Another buffer in portfolios is bonds. In broad market shocks, bonds generally gain in value, helping to offset falls in share prices. All your diversified portfolios contain holdings in high quality corporate bonds. Losses on Australian shares were partially offset by gains in Australian bonds in your portfolios. Also, when European and US markets open tonight our time, international bond prices are expected to rise, and this will further help offset falls in international shares in your portfolios.

Other impacts in Australia
Direct impacts in Australia are likely to be relatively minor. The British pound fell 9% on the news of the vote, and that will benefit British exporters to Europe. But the days when Britain was a major trade partner with Australia are long gone. For the first 150 years of Australian history Australia was a British colony and benefited from preferential trade ties with the mother country. But that was all undone when Britain joined Europe. Britain leaving the EU now will have very little direct impact on Australia as the vast majority of Australian trade is now with Asia. The people of Australia are likely to gain some confidence once the Federal Election is decided on 2 July and create a stabilising influence on our economy and markets.

Medium term impacts
More than likely the sudden sell-off in shares and offsetting sudden rally in bonds is likely to stabilise and reverse. Even the bombing of Wall Street on September 11, 2001 and the Japanese tsunami and nuclear crisis in mid-March 2011 were quickly forgotten as markets recovered within a few weeks.

If the Brexit leave vote is confirmed. A full British exit of the EU is likely to require many hundreds of pieces of legislation and administrative steps that may take many months or years to complete. In that time other more pressing issues are likely to take over the headlines. These include the pace of the US economic recovery (following their Presidential election in October this year), the Chinese stimulus program, the military build-up in the South China Sea, and so on.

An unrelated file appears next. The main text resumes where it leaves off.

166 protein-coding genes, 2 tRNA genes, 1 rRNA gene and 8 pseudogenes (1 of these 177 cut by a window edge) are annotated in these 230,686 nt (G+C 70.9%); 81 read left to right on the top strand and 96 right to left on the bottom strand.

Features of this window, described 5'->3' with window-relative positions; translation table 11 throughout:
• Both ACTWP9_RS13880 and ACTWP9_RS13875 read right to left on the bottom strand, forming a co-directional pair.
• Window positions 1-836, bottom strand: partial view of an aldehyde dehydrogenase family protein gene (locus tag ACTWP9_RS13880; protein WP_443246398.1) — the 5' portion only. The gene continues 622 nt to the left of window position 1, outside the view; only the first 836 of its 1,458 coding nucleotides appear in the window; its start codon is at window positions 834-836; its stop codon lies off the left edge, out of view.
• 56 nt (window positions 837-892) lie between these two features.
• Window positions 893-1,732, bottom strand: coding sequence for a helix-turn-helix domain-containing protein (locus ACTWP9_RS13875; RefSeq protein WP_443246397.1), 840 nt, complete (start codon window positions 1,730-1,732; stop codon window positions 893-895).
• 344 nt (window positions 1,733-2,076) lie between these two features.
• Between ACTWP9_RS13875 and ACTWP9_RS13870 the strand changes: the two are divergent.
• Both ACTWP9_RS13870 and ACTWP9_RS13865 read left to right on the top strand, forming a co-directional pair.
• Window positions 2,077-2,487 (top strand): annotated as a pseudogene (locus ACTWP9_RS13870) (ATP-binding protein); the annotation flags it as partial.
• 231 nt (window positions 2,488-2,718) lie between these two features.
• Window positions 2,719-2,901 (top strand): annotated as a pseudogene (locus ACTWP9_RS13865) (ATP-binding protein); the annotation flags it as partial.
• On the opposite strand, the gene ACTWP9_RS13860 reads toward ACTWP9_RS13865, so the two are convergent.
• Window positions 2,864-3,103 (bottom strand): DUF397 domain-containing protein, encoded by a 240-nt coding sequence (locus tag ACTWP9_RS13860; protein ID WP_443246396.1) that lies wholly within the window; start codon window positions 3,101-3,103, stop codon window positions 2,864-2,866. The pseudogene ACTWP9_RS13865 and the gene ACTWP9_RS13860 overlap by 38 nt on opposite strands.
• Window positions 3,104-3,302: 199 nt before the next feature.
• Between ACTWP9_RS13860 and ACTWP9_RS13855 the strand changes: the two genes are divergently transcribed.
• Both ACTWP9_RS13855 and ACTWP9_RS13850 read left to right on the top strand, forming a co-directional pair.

Aside from the immediate impacts on markets, the likely substantive impact of the Brexit is likely to be a general slowdown in business investment, hiring and consumer spending in Britain and Europe as businesses and consumers wait to see the practical outcome of the vote. The downside of this is that it is likely to slow economic growth and employment, but the upside is that it will also probably lead to lower interest rates for longer – in both Europe and in the US. Thus the impacts on company revenues and profits is likely to be mixed. We will continue to ensure your portfolios have exposure the companies that are best positioned to benefit from these changes.

Longer term impacts
Over the long term the Brexit may well turn out to be the start of a fragmentation of the EU system. The idea of a pan-European economic block had clear advantages in promoting trade, investment and economic growth, especially in the 1970s and 1980s. But the downside has been the crippling creep of increased regulation and taxes, which has hampered productivity growth and innovation. It may well be that the best days for the EU are over and Britain, along with other countries that follow the exit, may progress more quickly free of the stifling bureaucracy of Europe.

The British exit does not provide a clear template for Greece to exit the EU because Greece uses the Euro, whereas Britain has always retained its own currency

Your investments
Given that your portfolios have built-in buffers to soften the short term impact of sudden market sell-offs, we see no need to make knee-jerk reactions when the mechanics for a British exit and their implications on markets are so unclear at this stage.

We will continue to monitor what is happening economically and politically in Australian and the rest of the world, and ensure your portfolios are positioned in line with your Investment Risk Profiles to get the best possible long term outcomes from the prevailing market conditions.

Please contact me if you have any questions regarding the Brexit and your specific circumstances.

Grant